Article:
Note

While we did pass an object as the data source, this object data is only used if there is no POST data. If there is any POST data at all, then the object data is ignored. This is done for security and consistency reasons.

This pattern is mostly a convenience since most application controllers don’t separate GET and POST requests into separate view methods.

The constructed form can then validate any input data and generate errors if invalid. Typically, the validation pattern in the view looks like:

if request.POST and form.validate():
    form.populate_obj(article)
    article.save()
    return redirect('/articles')

Note that we have it so validate() is only called if there is POST data. The reason we gate the validation check this way is that when there is no POST data (such as in a typical CRUD form) we don’t want to cause validation errors.

Inside the gated block, we call populate_obj() to copy the data onto fields on the ‘article’ object. We also then redirect after a successful completion. The reason we redirect after the post is a best-practice associated with the Post/Redirect/Get design pattern.

If there is no POST data, or the data fails to validate, then the view “falls through” to the rendering portion. The Form object can be passed into the template and its attributes can be used to render the fields and also for displaying errors:

return render('edit.html', form=form, article=article)

So there we have a full simple “edit object” page setup which illustrates a best-practice way of using WTForms. This is by no means the only way to use WTForms, but just an illustration of how the various features work.

Here is the full code for the view we just made:

def edit_article(request):
    article = Article.get(...)
    form = MyForm(request.POST, article)

    if request.POST and form.validate():
        form.populate_obj(article)
        article.save()
        return redirect('/articles')

    return render('edit.html', form=form, article=article)

Low-Level API

Warning

This section is provided for completeness; and is aimed at authors of complementary libraries and those looking for very special behaviors. Don’t use BaseForm unless you know exactly why you are using it.

For those looking to customize how WTForms works, for libraries or special applications, it might be worth using the BaseForm class. BaseForm is the parent class of Form, and most of the implementation logic from Form is actually handled by BaseForm.

The major difference on the surface between BaseForm and Form is that fields are not defined declaratively on a subclass of BaseForm. Instead, you must pass a dict of fields to the constructor. Likewise, you cannot add fields by inheritance. In addition, BaseForm does not provide: sorting fields by definition order, or inline validate_foo validators. Because of this, for the overwhelming majority of uses we recommend you use Form instead of BaseForm in your code.

What BaseForm provides is a container for a collection of fields, which it will bind at instantiation, and hold in an internal dict. Dict-style access on a BaseForm instance will allow you to access (and modify) the enclosed fields.

class wtforms.form.BaseForm

Base Form Class. Provides core behaviour like field construction, validation, and data and error proxying.

Construction

__init__(fields, prefix='', meta=<DefaultMeta>)
Parameters:
  • fields – A dict or sequence of 2-tuples of partially-constructed fields.
  • prefix – If provided, all fields will have their name prefixed with the value.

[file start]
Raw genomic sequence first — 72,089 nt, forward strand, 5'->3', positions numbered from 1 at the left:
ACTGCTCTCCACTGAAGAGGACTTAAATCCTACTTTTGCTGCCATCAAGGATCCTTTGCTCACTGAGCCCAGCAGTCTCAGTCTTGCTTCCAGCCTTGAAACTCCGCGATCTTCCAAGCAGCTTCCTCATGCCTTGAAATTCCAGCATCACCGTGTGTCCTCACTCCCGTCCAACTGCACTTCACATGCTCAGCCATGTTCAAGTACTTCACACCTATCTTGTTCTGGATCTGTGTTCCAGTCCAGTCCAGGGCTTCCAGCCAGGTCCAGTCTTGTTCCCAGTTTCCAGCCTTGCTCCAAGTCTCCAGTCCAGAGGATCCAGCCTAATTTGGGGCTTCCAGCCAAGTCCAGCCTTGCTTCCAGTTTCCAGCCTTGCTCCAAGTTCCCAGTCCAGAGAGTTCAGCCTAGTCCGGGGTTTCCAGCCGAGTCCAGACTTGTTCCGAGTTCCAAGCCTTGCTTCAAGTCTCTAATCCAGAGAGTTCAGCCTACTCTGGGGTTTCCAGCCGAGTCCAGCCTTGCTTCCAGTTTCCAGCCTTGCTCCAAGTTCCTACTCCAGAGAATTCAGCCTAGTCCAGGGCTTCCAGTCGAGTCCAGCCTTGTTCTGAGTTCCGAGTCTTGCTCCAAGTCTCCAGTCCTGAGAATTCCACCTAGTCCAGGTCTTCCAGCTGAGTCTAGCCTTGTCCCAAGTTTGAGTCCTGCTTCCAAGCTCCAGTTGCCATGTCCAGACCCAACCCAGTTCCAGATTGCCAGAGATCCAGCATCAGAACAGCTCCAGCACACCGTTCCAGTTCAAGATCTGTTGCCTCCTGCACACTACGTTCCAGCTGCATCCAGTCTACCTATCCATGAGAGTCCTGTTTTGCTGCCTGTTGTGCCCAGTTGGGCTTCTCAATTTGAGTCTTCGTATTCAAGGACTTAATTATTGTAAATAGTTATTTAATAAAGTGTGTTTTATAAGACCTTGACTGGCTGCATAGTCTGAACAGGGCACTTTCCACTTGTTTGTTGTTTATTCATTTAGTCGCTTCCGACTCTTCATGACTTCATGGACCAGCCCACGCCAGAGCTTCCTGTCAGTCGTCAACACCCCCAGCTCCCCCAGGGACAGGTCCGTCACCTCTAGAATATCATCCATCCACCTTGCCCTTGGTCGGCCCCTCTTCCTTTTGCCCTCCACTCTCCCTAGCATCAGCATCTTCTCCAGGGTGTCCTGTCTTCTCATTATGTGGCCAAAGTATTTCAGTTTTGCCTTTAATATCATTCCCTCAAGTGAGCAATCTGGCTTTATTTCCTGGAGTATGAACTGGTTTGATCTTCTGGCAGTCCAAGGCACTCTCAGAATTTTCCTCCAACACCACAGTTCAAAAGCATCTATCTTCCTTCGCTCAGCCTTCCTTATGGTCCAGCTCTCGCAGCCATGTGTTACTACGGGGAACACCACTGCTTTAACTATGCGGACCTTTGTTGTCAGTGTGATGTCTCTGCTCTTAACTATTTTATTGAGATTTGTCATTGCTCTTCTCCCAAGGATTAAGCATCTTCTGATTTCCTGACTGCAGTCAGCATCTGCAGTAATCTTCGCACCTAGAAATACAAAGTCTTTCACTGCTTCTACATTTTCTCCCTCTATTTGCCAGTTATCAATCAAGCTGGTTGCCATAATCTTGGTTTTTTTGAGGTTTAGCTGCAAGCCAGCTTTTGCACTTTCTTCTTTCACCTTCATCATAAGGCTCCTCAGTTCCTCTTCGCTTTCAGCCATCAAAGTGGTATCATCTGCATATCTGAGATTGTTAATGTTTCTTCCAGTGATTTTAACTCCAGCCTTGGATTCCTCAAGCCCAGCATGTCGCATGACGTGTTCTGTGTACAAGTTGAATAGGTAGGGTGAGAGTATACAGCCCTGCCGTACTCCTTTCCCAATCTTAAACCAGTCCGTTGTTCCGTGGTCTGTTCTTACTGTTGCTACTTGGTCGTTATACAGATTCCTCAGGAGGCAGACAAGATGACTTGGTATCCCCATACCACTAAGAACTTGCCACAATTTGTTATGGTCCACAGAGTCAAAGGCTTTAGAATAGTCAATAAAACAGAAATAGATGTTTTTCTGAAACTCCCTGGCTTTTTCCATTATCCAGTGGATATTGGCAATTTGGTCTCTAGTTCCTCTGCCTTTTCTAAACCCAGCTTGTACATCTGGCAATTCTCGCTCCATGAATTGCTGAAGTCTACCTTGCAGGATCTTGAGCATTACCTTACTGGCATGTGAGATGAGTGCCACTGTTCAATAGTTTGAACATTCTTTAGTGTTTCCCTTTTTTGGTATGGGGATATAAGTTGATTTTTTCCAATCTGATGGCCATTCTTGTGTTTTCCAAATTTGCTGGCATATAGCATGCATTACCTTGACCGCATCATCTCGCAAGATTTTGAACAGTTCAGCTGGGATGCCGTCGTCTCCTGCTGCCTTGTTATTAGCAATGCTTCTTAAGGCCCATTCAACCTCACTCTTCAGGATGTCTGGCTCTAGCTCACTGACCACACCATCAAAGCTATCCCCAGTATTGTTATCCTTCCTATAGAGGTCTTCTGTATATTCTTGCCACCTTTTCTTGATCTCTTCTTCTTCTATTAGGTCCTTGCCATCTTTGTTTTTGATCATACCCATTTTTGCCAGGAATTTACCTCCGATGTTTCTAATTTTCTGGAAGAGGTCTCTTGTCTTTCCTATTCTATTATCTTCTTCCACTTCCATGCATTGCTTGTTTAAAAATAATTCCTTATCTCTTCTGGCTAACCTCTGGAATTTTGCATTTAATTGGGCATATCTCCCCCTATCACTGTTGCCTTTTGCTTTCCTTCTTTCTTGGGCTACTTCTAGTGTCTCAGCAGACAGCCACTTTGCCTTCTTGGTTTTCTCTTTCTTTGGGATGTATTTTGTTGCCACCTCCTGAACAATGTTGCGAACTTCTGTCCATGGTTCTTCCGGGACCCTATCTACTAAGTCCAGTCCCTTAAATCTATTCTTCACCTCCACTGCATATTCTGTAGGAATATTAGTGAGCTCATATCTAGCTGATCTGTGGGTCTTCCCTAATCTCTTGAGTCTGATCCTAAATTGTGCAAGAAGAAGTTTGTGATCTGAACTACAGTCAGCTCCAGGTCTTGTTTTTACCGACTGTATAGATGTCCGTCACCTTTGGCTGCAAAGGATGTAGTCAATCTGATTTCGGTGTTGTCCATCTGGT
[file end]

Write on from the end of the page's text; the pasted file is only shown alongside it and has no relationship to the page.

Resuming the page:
• meta – A meta instance which is used for configuration and customization of WTForms behaviors.
form = BaseForm({
    'name': StringField(),
    'customer.age': IntegerField("Customer's Age")
})

Because BaseForm does not require field names to be valid identifiers, they can be most any python string. We recommend keeping it simple to avoid incompatibility with browsers and various form input frameworks where possible.

Properties

data

see Form.data

errors

see Form.errors

Methods

process(formdata=None, obj=None, data=None, **kwargs)

Take form, object data, and keyword arg input and have the fields process them.

Parameters:
  • formdata – Used to pass data coming from the enduser, usually request.POST or equivalent.
  • obj – If formdata is empty or not provided, this object is checked for attributes matching form field names, which will be used for field values.
  • data – If provided, must be a dictionary of data. This is only used if formdata is empty or not provided and obj does not contain an attribute named the same as the field.
  • **kwargs – If formdata is empty or not provided and obj does not contain an attribute named the same as a field, form will assign the value of a matching keyword argument to the field, if one exists.

Since BaseForm does not take its data at instantiation, you must call this to provide form data to the enclosed fields. Accessing the field’s data before calling process is not recommended.

validate(extra_validators=None)

Validates the form by calling validate on each field.

Parameters:extra_validators – If provided, is a dict mapping field names to a sequence of callables which will be passed as extra validators to the field’s validate method.

Returns True if no errors occur.

__iter__()

Iterate form fields in creation order.

Unlike Form, fields are not iterated in definition order, but rather in whatever order the dict decides to yield them.

__contains__(name)

Returns True if the named field is a member of this form.

__getitem__(name)

Dict-style access to this form’s fields.

__setitem__(name, value)

Bind a field to this form.

form['openid.name'] = StringField()

Fields can be added and replaced in this way, but this must be done before process() is called, or the fields will not have the opportunity to receive input data. Similarly, changing fields after validate() will have undesired effects.

__delitem__(name)

Remove a field from this form.

The same caveats apply as with __setitem__().